Another problem arising from the adoption of modern agriculture has been that of the increasing scarcity of water. Most of the water needed for irrigation in India is being provided by groundwater extraction and this has led to a situation of “water mining” wherein water collected in the deep confined aquifers over hundreds of thousands of years were used up in the space of a decade and large parts of the country have been facing a ground water drought from the nineteen nineties onwards. Since then, there has been less and less ground water available for not only irrigation but also for drinking and the cost of its extraction is continually going up. Big dams, however, are the environmentally and socially most harmful component of modern agriculture. The World Commission on Dams reviewing the performance of big dams brought out the fact that the benefits gained from big dam construction have been at an unacceptable and unnecessary higher cost in terms of environmental destruction and human displacement (Dharmadhikari, 2005). There is lack of equity in both the distribution of benefits and costs with the poor having lost out on both counts. According to the Falkenmark Indicator of water stress, India is a water stressed country as the water availablity is only 1400 m3/year/person whereas it should be 1700 m3/year/person. In fact, many areas in India are water scarce as the water availability there is less than 1000 m3/year/person which is the level below which a region is classified as water scarce (NIti Ayog, 2019).

Additionally, modern agriculture drastically reduces the agricultural bio-diversity with its stress on mono-cultures. For example, in the western Madhya Pradesh region there has been a reduction in the acreage under coarser cereals and pulses which have been replaced by soybean.  This combined with the greater monetisation of the rural economy has forced the marginal Adivasi farmers to buy their food from the market instead of getting it cheaply from their farms and this has reduced their nutritional levels well below healthy standards. Thus, they too have become sufferers of the problem of chronic hunger that today engulfs the poor in much of the developing world and even in the developed countries because the shrinking of livelihood opportunities has meant that they are not able to earn enough to buy wholesome and adequate food (Dreze & Sen, 2013).

Agricultural Production and Consumption Expenditure surveys conducted from time to time by MAJLIS have shown that the scheduled tribe households in western Madhya Pradesh are earning only about Rs 18 per capita per day from their agricultural operations which is well below the international poverty line income as decided by the World Bank of $1.9 per capita per day (equivalent in Purchasing Power Parity terms in India to Rs 41 per capita per day) (World Bank, 2021) and their average per capita calorie consumption is only 2000 per capita per day which is well below the World Health Organisation Standard for rural areas of 2400 calories per day (Chopra, 2011). Moreover, the annual per capita agricultural work availability is only about 60 days, whereas, assuming a five-day week and a few holidays, the per capita annual work availability should be 250 days. All the farmers surveyed have to undertake supplementary labour, often migrating to Indore to work for big farmers or as construction labourers, apart from the work they do on their own farms, to make ends meet. Thus, small and marginal farmers are not only being grossly underpaid but they are also not getting enough work on their farms.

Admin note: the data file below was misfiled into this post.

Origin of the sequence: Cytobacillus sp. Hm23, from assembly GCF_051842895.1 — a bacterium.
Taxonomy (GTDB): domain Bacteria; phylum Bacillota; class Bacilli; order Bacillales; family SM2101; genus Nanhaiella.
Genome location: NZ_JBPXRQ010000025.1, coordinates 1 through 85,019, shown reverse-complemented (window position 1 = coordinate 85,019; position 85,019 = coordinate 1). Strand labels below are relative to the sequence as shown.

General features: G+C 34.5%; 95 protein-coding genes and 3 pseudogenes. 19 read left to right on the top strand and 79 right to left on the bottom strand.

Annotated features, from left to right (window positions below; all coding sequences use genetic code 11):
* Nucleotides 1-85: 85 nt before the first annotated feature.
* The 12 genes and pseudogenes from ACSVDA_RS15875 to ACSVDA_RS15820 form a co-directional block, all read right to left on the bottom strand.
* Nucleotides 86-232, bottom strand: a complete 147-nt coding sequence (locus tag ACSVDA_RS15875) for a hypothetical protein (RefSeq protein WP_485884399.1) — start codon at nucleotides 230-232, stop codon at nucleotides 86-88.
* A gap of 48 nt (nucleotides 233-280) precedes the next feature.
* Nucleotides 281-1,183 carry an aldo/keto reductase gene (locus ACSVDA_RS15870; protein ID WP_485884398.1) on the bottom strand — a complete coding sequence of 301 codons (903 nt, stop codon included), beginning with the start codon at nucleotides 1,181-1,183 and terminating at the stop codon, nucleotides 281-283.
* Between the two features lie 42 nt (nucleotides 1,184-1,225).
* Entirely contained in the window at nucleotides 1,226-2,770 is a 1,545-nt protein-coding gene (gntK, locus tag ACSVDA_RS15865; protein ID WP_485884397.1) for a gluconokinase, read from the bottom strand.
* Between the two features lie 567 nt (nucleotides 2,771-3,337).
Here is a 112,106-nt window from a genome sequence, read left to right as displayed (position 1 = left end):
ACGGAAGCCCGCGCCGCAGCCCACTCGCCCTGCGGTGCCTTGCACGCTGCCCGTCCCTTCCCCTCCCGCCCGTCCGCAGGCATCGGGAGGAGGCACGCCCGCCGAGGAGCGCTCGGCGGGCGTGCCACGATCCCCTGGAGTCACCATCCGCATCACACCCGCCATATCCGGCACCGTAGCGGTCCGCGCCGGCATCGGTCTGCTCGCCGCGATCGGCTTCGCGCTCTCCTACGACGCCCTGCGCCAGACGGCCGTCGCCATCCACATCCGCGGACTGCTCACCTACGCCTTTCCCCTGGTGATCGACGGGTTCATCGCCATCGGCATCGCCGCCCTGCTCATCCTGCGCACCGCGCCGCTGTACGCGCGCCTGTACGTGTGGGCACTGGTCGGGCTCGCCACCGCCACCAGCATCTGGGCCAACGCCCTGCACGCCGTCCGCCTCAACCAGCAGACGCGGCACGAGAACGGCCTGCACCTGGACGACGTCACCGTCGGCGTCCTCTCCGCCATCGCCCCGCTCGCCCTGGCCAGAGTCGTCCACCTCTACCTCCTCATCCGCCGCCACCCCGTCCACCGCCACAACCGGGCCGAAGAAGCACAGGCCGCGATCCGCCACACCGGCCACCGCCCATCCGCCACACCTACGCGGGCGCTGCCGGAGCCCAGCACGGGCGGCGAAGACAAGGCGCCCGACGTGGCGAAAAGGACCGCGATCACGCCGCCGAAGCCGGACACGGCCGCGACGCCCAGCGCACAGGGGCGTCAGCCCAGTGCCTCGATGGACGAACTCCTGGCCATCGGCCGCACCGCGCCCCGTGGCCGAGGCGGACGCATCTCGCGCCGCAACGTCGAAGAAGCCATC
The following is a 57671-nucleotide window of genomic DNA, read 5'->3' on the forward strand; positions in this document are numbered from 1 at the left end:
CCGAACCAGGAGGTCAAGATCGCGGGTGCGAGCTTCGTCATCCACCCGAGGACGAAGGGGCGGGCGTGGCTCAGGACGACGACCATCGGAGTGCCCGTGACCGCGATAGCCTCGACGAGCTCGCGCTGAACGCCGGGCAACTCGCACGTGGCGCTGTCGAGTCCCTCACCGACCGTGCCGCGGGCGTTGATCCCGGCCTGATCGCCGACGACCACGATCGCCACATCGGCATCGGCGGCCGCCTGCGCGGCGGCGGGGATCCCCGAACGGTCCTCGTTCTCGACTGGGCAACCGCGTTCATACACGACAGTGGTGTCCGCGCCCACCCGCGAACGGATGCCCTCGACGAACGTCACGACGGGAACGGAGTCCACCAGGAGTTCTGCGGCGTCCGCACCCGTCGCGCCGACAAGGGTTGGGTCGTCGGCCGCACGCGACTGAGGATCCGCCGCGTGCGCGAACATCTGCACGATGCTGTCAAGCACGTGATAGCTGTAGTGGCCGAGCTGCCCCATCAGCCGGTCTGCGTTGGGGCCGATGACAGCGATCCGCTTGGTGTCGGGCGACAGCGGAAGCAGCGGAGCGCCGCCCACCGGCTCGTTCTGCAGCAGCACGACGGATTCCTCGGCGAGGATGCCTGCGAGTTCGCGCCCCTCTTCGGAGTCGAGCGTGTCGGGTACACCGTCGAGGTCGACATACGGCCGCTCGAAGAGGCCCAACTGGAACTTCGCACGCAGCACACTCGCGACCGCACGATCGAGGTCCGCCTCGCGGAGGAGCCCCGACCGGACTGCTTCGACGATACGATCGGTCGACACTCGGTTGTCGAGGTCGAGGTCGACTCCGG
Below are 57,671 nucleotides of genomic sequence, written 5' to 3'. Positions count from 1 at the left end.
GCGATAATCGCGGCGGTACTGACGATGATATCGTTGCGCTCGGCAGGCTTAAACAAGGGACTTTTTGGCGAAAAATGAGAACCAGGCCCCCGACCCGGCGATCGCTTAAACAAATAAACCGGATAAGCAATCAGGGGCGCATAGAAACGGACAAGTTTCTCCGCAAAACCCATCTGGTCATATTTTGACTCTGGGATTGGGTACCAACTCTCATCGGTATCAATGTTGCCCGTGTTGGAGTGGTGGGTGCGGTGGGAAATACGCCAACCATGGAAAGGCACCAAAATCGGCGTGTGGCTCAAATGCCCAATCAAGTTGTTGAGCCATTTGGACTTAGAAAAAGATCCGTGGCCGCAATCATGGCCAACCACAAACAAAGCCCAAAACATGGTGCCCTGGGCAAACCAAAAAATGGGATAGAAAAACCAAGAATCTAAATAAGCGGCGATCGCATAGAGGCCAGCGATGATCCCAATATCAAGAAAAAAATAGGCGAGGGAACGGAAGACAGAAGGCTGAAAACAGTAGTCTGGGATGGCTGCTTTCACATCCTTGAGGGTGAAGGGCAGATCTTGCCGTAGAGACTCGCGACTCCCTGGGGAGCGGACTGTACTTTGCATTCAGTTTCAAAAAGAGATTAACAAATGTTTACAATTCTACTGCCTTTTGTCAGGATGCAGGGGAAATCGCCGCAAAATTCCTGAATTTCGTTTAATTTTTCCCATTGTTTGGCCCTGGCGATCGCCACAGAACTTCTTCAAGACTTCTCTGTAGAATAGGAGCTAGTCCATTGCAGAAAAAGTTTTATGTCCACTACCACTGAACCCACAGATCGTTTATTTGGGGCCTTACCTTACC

Tragically, this march of modern chemical agriculture has marginalised women completely. Settled agriculture began after the Neolithic Revolution about 10000 years ago most probably due to the selection of seeds of edible grains done by women from the wild grasses (Lerner, 1986). However, once surpluses accumulated from agriculture, thereafter, women were gradually pushed into a secondary status in society by men without rights to land and other means of production. With the advent of mechanised chemical agriculture this marginalisation of women assumed greater proportions and their say in the conduct of agriculture reached rock bottom (Agarwal, 1994). The increasing burden of poverty too is disproportionately borne by women due to the feminization of poverty (UN Women, 2021).

Farmers with their Organic Wheat Crop (Photo by Subhadra Khaperde)

2.         The Solution

Research has shown that organic arable production is about 35% more energy efficient, and organic dairy production about 74% more efficient per unit of output than non-organic production (Smith et al, 2015). Organic farming, by definition, prohibits the use of synthetic fertilizer, using instead a limited amount per hectare of organic matter and knowledge of soil biology. Since the pH of the soil is not disrupted by organic farming techniques, the use of energy–intensive lime is also minimal or non-existent resulting in lower CH4 and CO2 emissions compared to modern external input farming techniques. The use of organic matter also increases carbon content in the soil, storing up to 75 kgs of carbon per hectare per year. Organic farming uses nitrogen-fixing plants as cover crops and during crop rotation, which help to fix nitrogen in the soil rather than releasing it into the atmosphere. Moreover, through bio-gas plants the methane generated can be channelised for cooking and generation of electricity instead of being released into the environment. Finally, organic farming techniques maintain soil micro-organisms and so help in oxidizing atmospheric methane. The combined effect of all the different benefits of organic farming results in a Global Warming Potential that is only 36% that of modern external input farming. The main constraint to organic farming is the availability of adequate amounts of manure as the cowdung produced is not enough to cater for the fertilization of all the agricultural area. This can be solved by composting of animal manure with a mixture of waste agricultural and forest biomass and making microbial cultures out of cow dung which are labour-intensive processes. There are several effective techniques for composting and creating bio-enzyme rich microbial cultures (TNAU, 2021).  So, if enough subsidy is given to organic farmers to compensate them for the labour required for composting and microbial culture preparation, then this problem will be solved.